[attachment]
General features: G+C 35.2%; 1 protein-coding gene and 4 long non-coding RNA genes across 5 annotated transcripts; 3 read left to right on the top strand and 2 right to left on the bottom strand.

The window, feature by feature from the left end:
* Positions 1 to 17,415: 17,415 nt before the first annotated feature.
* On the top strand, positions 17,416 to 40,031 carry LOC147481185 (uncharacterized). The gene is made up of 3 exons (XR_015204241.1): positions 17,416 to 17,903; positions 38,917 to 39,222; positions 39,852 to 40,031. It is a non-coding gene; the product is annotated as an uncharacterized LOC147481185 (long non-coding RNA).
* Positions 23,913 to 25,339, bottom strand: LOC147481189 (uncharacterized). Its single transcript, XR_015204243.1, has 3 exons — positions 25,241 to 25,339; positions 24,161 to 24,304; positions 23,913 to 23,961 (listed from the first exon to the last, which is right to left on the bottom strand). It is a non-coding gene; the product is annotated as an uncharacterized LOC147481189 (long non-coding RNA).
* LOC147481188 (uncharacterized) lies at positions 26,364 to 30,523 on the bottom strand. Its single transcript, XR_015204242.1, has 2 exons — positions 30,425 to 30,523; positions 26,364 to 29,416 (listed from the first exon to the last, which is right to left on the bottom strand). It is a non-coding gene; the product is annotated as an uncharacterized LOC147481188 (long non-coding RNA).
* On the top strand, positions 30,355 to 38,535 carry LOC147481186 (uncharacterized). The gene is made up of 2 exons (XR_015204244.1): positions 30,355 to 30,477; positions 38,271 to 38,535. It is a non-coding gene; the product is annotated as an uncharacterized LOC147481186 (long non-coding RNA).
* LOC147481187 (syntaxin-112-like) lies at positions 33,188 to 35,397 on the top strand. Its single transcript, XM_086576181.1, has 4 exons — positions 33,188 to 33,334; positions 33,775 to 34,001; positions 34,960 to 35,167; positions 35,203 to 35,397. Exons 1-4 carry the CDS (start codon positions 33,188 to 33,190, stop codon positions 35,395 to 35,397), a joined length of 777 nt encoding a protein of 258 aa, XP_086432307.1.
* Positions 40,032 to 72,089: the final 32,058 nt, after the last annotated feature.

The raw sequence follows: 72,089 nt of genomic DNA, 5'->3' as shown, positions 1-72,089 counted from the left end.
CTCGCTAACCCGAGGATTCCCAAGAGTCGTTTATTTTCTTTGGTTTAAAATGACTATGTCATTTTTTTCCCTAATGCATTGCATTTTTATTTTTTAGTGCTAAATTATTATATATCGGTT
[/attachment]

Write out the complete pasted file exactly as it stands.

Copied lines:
General features: G+C 35.2%; 1 protein-coding gene and 4 long non-coding RNA genes across 5 annotated transcripts; 3 read left to right on the top strand and 2 right to left on the bottom strand.

The window, feature by feature from the left end:
* Positions 1 to 17,415: 17,415 nt before the first annotated feature.
* On the top strand, positions 17,416 to 40,031 carry LOC147481185 (uncharacterized). The gene is made up of 3 exons (XR_015204241.1): positions 17,416 to 17,903; positions 38,917 to 39,222; positions 39,852 to 40,031. It is a non-coding gene; the product is annotated as an uncharacterized LOC147481185 (long non-coding RNA).
* Positions 23,913 to 25,339, bottom strand: LOC147481189 (uncharacterized). Its single transcript, XR_015204243.1, has 3 exons — positions 25,241 to 25,339; positions 24,161 to 24,304; positions 23,913 to 23,961 (listed from the first exon to the last, which is right to left on the bottom strand). It is a non-coding gene; the product is annotated as an uncharacterized LOC147481189 (long non-coding RNA).
* LOC147481188 (uncharacterized) lies at positions 26,364 to 30,523 on the bottom strand. Its single transcript, XR_015204242.1, has 2 exons — positions 30,425 to 30,523; positions 26,364 to 29,416 (listed from the first exon to the last, which is right to left on the bottom strand). It is a non-coding gene; the product is annotated as an uncharacterized LOC147481188 (long non-coding RNA).
* On the top strand, positions 30,355 to 38,535 carry LOC147481186 (uncharacterized). The gene is made up of 2 exons (XR_015204244.1): positions 30,355 to 30,477; positions 38,271 to 38,535. It is a non-coding gene; the product is annotated as an uncharacterized LOC147481186 (long non-coding RNA).
* LOC147481187 (syntaxin-112-like) lies at positions 33,188 to 35,397 on the top strand. Its single transcript, XM_086576181.1, has 4 exons — positions 33,188 to 33,334; positions 33,775 to 34,001; positions 34,960 to 35,167; positions 35,203 to 35,397. Exons 1-4 carry the CDS (start codon positions 33,188 to 33,190, stop codon positions 35,395 to 35,397), a joined length of 777 nt encoding a protein of 258 aa, XP_086432307.1.
* Positions 40,032 to 72,089: the final 32,058 nt, after the last annotated feature.

The raw sequence follows: 72,089 nt of genomic DNA, 5'->3' as shown, positions 1-72,089 counted from the left end.
CTCGCTAACCCGAGGATTCCCAAGAGTCGTTTATTTTCTTTGGTTTAAAATGACTATGTCATTTTTTTCCCTAATGCATTGCATTTTTATTTTTTAGTGCTAAATTATTATATATCGGTT